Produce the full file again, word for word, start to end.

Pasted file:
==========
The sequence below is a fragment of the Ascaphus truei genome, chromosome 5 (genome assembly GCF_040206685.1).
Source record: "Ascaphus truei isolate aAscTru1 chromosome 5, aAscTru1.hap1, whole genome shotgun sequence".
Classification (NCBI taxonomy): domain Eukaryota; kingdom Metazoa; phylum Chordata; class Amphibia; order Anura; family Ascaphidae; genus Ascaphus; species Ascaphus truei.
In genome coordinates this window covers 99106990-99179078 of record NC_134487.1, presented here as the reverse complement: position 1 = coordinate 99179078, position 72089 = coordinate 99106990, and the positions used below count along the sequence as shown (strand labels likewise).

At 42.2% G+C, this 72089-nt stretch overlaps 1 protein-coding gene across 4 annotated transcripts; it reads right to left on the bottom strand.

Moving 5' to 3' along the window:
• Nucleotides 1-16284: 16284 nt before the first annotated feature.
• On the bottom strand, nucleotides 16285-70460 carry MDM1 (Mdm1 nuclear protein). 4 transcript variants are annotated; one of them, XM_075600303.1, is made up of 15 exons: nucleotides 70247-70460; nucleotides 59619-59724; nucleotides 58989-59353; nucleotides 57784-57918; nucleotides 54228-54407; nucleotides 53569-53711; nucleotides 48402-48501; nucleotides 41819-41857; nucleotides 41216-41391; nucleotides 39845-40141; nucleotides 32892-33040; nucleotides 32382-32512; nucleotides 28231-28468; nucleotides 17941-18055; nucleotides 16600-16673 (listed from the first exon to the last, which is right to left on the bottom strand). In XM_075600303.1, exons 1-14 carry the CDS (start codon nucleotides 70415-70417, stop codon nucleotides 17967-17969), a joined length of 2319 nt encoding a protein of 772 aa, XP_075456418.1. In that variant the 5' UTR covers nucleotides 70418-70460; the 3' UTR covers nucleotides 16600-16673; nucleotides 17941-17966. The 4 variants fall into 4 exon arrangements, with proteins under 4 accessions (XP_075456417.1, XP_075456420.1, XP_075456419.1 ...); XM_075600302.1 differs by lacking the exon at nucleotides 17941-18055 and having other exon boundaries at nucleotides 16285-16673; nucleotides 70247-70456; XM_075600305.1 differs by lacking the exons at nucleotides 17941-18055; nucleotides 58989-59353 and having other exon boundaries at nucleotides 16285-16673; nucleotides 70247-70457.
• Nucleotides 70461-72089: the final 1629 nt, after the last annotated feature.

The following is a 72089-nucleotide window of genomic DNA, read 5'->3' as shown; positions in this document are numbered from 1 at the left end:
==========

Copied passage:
The sequence below is a fragment of the Ascaphus truei genome, chromosome 5 (genome assembly GCF_040206685.1).
Source record: "Ascaphus truei isolate aAscTru1 chromosome 5, aAscTru1.hap1, whole genome shotgun sequence".
Classification (NCBI taxonomy): domain Eukaryota; kingdom Metazoa; phylum Chordata; class Amphibia; order Anura; family Ascaphidae; genus Ascaphus; species Ascaphus truei.
In genome coordinates this window covers 99106990-99179078 of record NC_134487.1, presented here as the reverse complement: position 1 = coordinate 99179078, position 72089 = coordinate 99106990, and the positions used below count along the sequence as shown (strand labels likewise).

At 42.2% G+C, this 72089-nt stretch overlaps 1 protein-coding gene across 4 annotated transcripts; it reads right to left on the bottom strand.

Moving 5' to 3' along the window:
• Nucleotides 1-16284: 16284 nt before the first annotated feature.
• On the bottom strand, nucleotides 16285-70460 carry MDM1 (Mdm1 nuclear protein). 4 transcript variants are annotated; one of them, XM_075600303.1, is made up of 15 exons: nucleotides 70247-70460; nucleotides 59619-59724; nucleotides 58989-59353; nucleotides 57784-57918; nucleotides 54228-54407; nucleotides 53569-53711; nucleotides 48402-48501; nucleotides 41819-41857; nucleotides 41216-41391; nucleotides 39845-40141; nucleotides 32892-33040; nucleotides 32382-32512; nucleotides 28231-28468; nucleotides 17941-18055; nucleotides 16600-16673 (listed from the first exon to the last, which is right to left on the bottom strand). In XM_075600303.1, exons 1-14 carry the CDS (start codon nucleotides 70415-70417, stop codon nucleotides 17967-17969), a joined length of 2319 nt encoding a protein of 772 aa, XP_075456418.1. In that variant the 5' UTR covers nucleotides 70418-70460; the 3' UTR covers nucleotides 16600-16673; nucleotides 17941-17966. The 4 variants fall into 4 exon arrangements, with proteins under 4 accessions (XP_075456417.1, XP_075456420.1, XP_075456419.1 ...); XM_075600302.1 differs by lacking the exon at nucleotides 17941-18055 and having other exon boundaries at nucleotides 16285-16673; nucleotides 70247-70456; XM_075600305.1 differs by lacking the exons at nucleotides 17941-18055; nucleotides 58989-59353 and having other exon boundaries at nucleotides 16285-16673; nucleotides 70247-70457.
• Nucleotides 70461-72089: the final 1629 nt, after the last annotated feature.

The following is a 72089-nucleotide window of genomic DNA, read 5'->3' as shown; positions in this document are numbered from 1 at the left end: